Q. Can a man and a woman ever just be friends?
A. For a short time perhaps. Making the friendship last requires
that you find each other at least vaguely repulsive. Good luck!1
Within the Church, the idea that men and women can be "just friends" (signifying a close relationship without [too much] physical familiarity), is part of the Christian attempt to "baptize" the dating game and declare it a sanctified activity. After all, when a Christian dating relationship doesn't work out, we certainly can't go the way of the world and allow one or both of the participants to have hurt feelings. Thus, good Christians remain friends after the ardor of romantic love has cooled. Not only that, good Christians stave off weekend boredom by maintaining "just friends" relationships with any number of men and women whom they may call upon for a "just friends" date. But it doesn't stop there; many Christians don't see any problem with married men and women maintaining a "just friends" relationship with a member of the opposite sex other than their spouse. The fact of the matter is, it cannot be done (after all, no one would really want to maintain a friendship with someone they found repulsive).
According to the Bible, Woman was designed to be a suitable helper or companion for Man. In part, this means that God designed men and women in such a way that it is natural for them to be attracted to one another and to bond emotionally, intellectually, socially, and sexually. The only context where attraction and bonding should take place is within the marriage relationship. Since men and women are designed for mutual attraction and bonding, they have to work at not becoming attached to one another.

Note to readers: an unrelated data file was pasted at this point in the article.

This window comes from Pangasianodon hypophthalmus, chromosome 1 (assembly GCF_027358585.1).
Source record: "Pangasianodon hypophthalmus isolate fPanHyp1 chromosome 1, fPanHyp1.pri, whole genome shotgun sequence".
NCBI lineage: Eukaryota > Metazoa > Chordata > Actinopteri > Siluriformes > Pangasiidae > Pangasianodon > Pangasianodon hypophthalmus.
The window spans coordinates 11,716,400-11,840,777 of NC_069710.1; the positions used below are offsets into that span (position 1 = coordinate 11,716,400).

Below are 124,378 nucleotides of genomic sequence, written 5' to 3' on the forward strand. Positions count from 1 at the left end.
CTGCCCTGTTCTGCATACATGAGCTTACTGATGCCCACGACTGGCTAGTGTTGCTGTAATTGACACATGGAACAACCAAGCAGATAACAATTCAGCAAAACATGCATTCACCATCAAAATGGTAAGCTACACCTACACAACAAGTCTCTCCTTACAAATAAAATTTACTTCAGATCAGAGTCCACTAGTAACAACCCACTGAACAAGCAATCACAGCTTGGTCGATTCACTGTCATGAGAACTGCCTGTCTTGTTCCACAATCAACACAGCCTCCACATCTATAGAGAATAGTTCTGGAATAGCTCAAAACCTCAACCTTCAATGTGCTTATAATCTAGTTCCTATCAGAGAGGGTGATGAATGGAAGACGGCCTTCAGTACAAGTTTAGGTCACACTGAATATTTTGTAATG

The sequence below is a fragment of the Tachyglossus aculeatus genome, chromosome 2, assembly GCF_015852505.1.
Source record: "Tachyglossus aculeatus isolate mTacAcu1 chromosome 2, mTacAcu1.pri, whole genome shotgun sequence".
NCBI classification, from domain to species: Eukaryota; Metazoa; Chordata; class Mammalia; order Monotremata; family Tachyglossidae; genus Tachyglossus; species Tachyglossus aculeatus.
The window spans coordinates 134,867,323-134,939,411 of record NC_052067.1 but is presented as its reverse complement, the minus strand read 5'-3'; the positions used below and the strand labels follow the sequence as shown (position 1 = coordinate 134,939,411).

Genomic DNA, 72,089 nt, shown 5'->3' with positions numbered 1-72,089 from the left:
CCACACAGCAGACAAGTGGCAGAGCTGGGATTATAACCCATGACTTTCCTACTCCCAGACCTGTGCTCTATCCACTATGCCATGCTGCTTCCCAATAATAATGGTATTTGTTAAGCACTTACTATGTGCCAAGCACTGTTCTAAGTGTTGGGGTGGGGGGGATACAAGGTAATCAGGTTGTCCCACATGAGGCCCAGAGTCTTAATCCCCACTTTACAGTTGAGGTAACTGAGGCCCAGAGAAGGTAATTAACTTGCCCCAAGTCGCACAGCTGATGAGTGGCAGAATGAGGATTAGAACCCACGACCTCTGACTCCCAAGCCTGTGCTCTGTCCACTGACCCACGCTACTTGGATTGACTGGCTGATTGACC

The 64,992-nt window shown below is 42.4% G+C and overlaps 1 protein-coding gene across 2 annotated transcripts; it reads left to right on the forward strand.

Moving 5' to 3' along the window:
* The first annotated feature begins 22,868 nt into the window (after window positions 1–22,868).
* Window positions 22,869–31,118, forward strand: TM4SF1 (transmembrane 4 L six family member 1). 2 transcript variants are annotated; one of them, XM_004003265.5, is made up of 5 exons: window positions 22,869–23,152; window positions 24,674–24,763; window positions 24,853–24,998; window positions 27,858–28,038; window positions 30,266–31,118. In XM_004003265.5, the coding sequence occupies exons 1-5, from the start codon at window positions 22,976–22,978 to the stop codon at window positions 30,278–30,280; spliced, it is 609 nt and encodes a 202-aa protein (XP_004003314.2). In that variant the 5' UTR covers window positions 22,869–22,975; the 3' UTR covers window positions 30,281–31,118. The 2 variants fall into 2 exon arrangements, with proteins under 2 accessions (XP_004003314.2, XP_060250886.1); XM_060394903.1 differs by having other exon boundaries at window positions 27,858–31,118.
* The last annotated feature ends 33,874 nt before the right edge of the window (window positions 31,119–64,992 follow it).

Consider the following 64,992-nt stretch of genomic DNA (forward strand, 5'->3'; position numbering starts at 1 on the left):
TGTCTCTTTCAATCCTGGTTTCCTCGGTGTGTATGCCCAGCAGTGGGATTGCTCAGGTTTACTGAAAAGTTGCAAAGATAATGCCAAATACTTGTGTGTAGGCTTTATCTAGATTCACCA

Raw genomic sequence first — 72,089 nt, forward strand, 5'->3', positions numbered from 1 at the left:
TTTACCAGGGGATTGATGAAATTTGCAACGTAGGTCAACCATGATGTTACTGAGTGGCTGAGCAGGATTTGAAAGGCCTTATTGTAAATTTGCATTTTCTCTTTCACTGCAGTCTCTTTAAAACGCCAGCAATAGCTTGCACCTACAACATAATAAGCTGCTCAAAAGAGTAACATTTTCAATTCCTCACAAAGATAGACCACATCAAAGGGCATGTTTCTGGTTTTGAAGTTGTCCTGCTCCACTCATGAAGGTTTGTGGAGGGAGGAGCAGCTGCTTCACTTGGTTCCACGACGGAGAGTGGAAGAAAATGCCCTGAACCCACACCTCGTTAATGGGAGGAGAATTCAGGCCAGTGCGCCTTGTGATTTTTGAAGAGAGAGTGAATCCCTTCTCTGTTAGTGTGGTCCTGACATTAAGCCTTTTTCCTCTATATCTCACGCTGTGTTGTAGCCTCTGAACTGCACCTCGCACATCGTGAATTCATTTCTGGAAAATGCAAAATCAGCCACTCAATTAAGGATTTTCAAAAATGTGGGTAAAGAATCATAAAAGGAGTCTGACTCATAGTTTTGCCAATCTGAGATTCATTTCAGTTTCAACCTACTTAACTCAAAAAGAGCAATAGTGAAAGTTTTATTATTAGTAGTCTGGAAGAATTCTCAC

When a man marries, he "forsakes all others" and focuses his attention on his wife. She becomes his best friend and is meant to satisfy his need for female companionship. Remember, the very first thing said about man and woman after the creation of Eve (and after Adam's description/naming of her), was this: "Therefore a man shall leave his father and mother and be joined to his wife and they shall become one flesh" (Gen. 2:24). This is the definitive scripture passage concerning relationships between men and women. We search in vain for any indication in the Bible that men and women are capable of being "just friends."